So, over the next few months, numerous emails circulated to a select group of people, a small team was assembled to publish a scientific paper and a team was sent to northern Myanmar to find more evidence.
This came in the form of a number of skulls (kept as trophies by hunters) and a small shoulder bag made from the fur of another individual monkey. All of these pieces were recorded, measured and used in the paper to prove that a new species had been discovered – the Myanmar snub-nosed monkey.
With the species described, and its details published, the next challenge was to photograph it alive in the wild. Suspecting that it behaved in a similar way to the Yunnan snub-nosed monkey, the nearest geographical neighbour, and walked on the ground (confirmed by the original monkey caught in a bear trap) camera trapping was a possible option.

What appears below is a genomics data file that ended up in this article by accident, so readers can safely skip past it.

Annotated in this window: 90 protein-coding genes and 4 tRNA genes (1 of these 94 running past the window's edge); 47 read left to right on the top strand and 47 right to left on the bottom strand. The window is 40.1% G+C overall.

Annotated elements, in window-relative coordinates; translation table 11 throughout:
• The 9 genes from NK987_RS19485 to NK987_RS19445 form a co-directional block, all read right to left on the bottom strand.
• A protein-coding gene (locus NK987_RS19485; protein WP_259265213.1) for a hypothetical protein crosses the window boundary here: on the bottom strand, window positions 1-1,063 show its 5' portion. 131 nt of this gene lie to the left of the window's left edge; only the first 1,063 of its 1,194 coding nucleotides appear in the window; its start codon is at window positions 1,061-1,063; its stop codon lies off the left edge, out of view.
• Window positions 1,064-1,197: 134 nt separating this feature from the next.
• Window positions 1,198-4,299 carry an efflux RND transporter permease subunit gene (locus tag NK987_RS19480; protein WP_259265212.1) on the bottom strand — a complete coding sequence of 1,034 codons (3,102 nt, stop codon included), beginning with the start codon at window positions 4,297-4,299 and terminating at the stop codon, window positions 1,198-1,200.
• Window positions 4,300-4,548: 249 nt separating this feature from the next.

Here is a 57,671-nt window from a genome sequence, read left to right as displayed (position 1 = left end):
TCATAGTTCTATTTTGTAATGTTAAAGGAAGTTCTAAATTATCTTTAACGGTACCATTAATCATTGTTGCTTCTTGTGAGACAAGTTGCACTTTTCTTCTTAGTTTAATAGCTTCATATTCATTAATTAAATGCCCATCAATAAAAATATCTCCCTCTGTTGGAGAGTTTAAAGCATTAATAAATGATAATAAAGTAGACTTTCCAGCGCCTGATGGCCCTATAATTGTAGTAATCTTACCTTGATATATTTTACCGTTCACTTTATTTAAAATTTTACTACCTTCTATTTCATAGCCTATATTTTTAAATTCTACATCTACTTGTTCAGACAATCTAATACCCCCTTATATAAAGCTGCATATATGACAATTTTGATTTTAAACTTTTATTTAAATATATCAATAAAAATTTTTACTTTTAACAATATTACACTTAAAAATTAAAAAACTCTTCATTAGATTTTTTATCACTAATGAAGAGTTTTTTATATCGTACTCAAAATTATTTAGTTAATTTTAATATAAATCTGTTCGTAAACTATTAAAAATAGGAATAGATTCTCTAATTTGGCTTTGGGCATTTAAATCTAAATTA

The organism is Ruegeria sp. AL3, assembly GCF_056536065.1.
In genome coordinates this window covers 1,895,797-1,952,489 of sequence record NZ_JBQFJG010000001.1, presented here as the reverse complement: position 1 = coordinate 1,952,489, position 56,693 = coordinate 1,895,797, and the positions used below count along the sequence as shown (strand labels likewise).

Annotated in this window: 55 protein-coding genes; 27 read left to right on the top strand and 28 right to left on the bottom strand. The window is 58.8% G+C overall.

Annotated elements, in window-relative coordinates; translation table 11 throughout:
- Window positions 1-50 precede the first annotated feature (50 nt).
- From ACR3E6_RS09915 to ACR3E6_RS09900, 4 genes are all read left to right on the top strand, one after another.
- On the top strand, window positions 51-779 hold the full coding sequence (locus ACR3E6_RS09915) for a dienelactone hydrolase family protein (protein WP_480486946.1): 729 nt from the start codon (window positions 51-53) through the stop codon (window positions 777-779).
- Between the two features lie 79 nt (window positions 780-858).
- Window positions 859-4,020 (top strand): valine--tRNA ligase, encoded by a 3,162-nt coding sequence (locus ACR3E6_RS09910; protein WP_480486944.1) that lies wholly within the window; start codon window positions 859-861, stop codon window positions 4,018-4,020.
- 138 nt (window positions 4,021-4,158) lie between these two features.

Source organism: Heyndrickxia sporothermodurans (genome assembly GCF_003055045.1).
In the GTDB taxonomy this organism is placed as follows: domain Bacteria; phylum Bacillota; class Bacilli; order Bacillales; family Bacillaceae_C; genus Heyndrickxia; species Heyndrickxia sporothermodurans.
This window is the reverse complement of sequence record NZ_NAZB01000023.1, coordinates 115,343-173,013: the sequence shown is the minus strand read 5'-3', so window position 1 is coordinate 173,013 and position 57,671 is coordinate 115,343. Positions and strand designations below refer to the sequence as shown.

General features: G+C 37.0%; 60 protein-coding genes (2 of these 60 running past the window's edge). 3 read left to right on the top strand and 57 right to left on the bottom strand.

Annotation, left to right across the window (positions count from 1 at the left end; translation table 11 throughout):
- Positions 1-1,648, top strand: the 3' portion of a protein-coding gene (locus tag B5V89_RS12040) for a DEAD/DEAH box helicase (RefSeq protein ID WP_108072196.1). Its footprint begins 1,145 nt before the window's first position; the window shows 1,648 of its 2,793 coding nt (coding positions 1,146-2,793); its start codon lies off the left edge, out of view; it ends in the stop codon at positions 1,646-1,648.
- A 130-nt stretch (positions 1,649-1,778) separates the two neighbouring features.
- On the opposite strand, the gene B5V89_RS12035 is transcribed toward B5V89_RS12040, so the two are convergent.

So, once again, I was able to assist the team by arranging for cameras to be bought from the US, shipped to the UK and then hand carried to Myanmar. Those that have read Jeremy Holden’s blog or seen the news stories will know that the survey was successful in capturing the first ever pictures of this species.
Now that it had been discovered, described as a new species and photographed, FFI and partners faced the challenge of ensuring the species was protected. We knew it occurred in a very small area, was hunted, its habitat threatened by logging and was therefore likely to go extinct almost as soon as it had been discovered.
Logging poses a major threat to the Myanmar snub-nosed monkey (photo credit: BANCA).